Sunday, 20 April 2014
Dele Momodu, Ovation Magazine Publisher, Challenged By Nigerians On His Stance On Corruption
Founder and publisher of Ovation International magazine, Dele Momodu, received a worldwide social media bashing for his stance on corruption in Nigeria. Momodu appeared on SaharaTV on Saturday to discuss last week’s sentencing of former governor James Ibori of Delta State to 13 years in prison in a London Court.
He declared that members of Nigeria's judiciary system should be embarrassed that Ibori was held legally accountable in England, and not in Nigeria.
A flurry of Skype calls, Twitter messages and Facebook posts from Nigerians around the globe emerged immediately after Momodu's interview on SaharaTV. He was accused of “glorifying corruption” and of associating himself with the, “rogues that advocate corruption” in Nigeria.
In his defense Momodu, a 2011 presidential aspirant, told SaharaTV’s Chika Oduah, “I am so confident about what I’m talking about. The difference between us and other publications is that we at Ovation magazine publish world-class magazine. The problem is that people judge you by what they expect you to be.”
Momodu, a former News editor at Weekend Concord and editor of Classique magazine, became a household name in Nigeria when he established Ovation magazine that showcased the lifestyle of the rich and the famous. The magazine has featured the homes of corrupt men and women in Africa like former military dictator General Sani Abacha amongst others.
In his contribution, Kayode Ogundamisi, a renowned citizen reporter, speaking to SaharaTV's Rudolf Okonkwo on the same Saturday morning news program accused Mr. Momodu of glorifying corruption.
"People like Dele Momodu, with due respect, have contributed to glorifying corruption in Nigeria,” Ogundamisi said. “So I fundamentally disagree with him that Ovation magazine is just going about taking good pictures."
In contrast to Momodu, Ogundamisi risked his life to take the first set of pictures that exposed Ibori's luxurious London homes and cars. The works of citizen reporters like Ogundamisi helped bring down corrupt politicians like Ibori.
“I plan to visit Ibori,” Ogundamisi said, “and ask him what made him think he could get away with everything he did.” An unidentified Skype caller from London told SaharaTV, "Right now, nemesis is about to catch up with Dele Momodu who came on Sahara today to talk about corruption... I think he should also be persecuted because he used his magazine to make all those corrupt people in Nigeria more popular."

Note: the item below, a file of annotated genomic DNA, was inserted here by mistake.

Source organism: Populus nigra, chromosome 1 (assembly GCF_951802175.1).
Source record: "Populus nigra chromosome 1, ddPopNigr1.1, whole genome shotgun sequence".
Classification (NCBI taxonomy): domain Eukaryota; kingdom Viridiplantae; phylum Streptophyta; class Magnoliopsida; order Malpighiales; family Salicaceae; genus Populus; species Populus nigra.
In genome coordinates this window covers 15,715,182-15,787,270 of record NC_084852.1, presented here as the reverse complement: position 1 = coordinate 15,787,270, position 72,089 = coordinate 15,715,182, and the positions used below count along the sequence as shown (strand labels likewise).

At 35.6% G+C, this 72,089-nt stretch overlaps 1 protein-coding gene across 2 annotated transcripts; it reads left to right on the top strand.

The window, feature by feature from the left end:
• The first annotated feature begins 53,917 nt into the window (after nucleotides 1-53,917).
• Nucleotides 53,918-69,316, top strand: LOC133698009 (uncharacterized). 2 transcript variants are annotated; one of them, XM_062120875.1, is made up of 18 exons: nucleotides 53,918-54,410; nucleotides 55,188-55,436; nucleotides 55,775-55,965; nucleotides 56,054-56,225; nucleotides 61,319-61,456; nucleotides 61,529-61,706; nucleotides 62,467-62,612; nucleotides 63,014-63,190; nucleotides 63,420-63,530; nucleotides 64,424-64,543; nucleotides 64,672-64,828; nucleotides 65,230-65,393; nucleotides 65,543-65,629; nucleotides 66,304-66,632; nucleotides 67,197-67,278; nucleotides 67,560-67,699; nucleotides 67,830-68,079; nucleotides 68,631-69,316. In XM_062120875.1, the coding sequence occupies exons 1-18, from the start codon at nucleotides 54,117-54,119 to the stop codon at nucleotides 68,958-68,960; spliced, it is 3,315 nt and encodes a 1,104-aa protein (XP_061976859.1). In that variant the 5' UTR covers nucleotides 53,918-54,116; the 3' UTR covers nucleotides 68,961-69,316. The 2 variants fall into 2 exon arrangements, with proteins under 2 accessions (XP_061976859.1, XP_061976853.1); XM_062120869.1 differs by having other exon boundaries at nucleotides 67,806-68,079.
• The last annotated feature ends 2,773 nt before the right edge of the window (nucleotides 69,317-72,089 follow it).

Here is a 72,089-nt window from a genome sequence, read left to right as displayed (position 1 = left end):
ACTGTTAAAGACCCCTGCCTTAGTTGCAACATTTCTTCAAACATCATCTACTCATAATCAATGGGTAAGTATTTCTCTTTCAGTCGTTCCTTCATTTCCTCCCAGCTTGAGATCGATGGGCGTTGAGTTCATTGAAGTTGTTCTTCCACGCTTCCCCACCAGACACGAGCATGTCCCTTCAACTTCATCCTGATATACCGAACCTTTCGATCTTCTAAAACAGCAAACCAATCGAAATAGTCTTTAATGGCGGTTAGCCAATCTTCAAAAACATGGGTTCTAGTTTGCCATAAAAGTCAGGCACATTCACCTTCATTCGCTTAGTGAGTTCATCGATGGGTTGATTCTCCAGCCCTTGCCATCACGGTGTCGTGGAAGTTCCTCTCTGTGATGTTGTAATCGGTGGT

This remark came about after SaharaTV posted a picture taken at a social event of Momodu standing next to Ibori, who was enjoying champagne.
Apparently the picture was taken at a time Ibori was wanted for stealing more than $250 million US dollars.
Momodu said, “I have met James Ibori, but I've never been to his office or home, so I won't be able to say much about him."
Facebook user Ibrahim Egwa called for Momodu’s prosecution for aiding and abetting criminals, “Finally, Nigerians are waking up! Dele Momodu and his [like] should be made to face the court of public opinion if not court of law. He is as culpable as Ibori.’
Another Facebook user, Deji, commended Egwa saying, “God bless you for this comment. Dele Momodu used his useless publication (Ovation) to sing praises of all the thieves in Nigeria.” Meanwhile, during the interview, Momodu revealed his continuing aspirations to become the president of Nigeria.
"If I feel that the country is ready for my kind of leadership, I'll contest again,” Momodu said.”
Ifeanyi Labricas Irondi quickly posted on Facebook his disapproving sentiments, “Dele has nothing to offer to Nigerians. He should concentrate on developing his village before wanting to develop Nigeria. Anyone who wants to contest in Nigeria, must show what or how he's contributed to human capital development. Dele Momodu, I do not like your face, and I don't know how I'd feel to look at you as my president.”
One SaharaTV viewer, Eniola, retorted, “We do not need corrupt people like you."
The sentiment was mutually expressed by Facebook user, Timothy, who said, “Dele, our 'leaders' are not ready for a change. They feel leadership in this country is a family business. I believe in one Nigeria, we need people like you in leadership position; though you need to start somewhere.”
However, despite the barrage of attacks, some Nigerians supported Momodu with one user posting, “Ovation magazine is still big because our people love the fun, publicity and flamboyance of life. Nothing really bad with the magazine, it serves the relevant segment of our society.”
Another way express their support this way: “Ovation is still in business because there is a market for it. Nigerians are still buying it. We have piles of Ovation magazines in our living rooms.”
In the true meaning of his name Ayobamidele – “my joy has followed me home” Dele, as he is affectionately known, was at peace with himself and was confident that he was doing the right thing for him and the rest of Nigeria thorough-out the interview. "If you think talking to a leader who is corrupt makes a journalist corrupt, so be it," Momodu concluded.
It was however a caller from London who captured the sensibility of most viewers. “Corruption is now a citizen,” he said. “It is the number one citizen of Nigeria. Corruption tells the President what to do… everyone is involved now. It is just bad. It is becoming a culture.”
Watch the full interview here.